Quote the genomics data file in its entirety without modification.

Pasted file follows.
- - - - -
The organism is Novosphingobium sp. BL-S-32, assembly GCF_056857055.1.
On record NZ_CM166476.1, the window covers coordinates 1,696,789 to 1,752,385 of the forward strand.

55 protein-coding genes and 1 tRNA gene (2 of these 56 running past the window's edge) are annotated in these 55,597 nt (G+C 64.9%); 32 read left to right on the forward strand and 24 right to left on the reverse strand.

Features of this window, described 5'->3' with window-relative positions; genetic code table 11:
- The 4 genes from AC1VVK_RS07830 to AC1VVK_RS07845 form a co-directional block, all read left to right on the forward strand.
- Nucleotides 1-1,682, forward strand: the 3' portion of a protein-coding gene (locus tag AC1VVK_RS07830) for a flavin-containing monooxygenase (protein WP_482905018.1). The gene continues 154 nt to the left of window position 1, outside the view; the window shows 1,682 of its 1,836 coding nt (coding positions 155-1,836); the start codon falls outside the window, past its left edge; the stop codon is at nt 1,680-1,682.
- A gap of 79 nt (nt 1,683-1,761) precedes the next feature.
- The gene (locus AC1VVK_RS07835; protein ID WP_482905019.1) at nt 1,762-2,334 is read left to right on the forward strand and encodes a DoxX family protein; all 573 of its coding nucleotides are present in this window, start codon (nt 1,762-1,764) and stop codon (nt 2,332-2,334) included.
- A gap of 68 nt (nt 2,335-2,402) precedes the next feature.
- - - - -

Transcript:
The organism is Novosphingobium sp. BL-S-32, assembly GCF_056857055.1.
On record NZ_CM166476.1, the window covers coordinates 1,696,789 to 1,752,385 of the forward strand.

55 protein-coding genes and 1 tRNA gene (2 of these 56 running past the window's edge) are annotated in these 55,597 nt (G+C 64.9%); 32 read left to right on the forward strand and 24 right to left on the reverse strand.

Features of this window, described 5'->3' with window-relative positions; genetic code table 11:
- The 4 genes from AC1VVK_RS07830 to AC1VVK_RS07845 form a co-directional block, all read left to right on the forward strand.
- Nucleotides 1-1,682, forward strand: the 3' portion of a protein-coding gene (locus tag AC1VVK_RS07830) for a flavin-containing monooxygenase (protein WP_482905018.1). The gene continues 154 nt to the left of window position 1, outside the view; the window shows 1,682 of its 1,836 coding nt (coding positions 155-1,836); the start codon falls outside the window, past its left edge; the stop codon is at nt 1,680-1,682.
- A gap of 79 nt (nt 1,683-1,761) precedes the next feature.
- The gene (locus AC1VVK_RS07835; protein ID WP_482905019.1) at nt 1,762-2,334 is read left to right on the forward strand and encodes a DoxX family protein; all 573 of its coding nucleotides are present in this window, start codon (nt 1,762-1,764) and stop codon (nt 2,332-2,334) included.
- A gap of 68 nt (nt 2,335-2,402) precedes the next feature.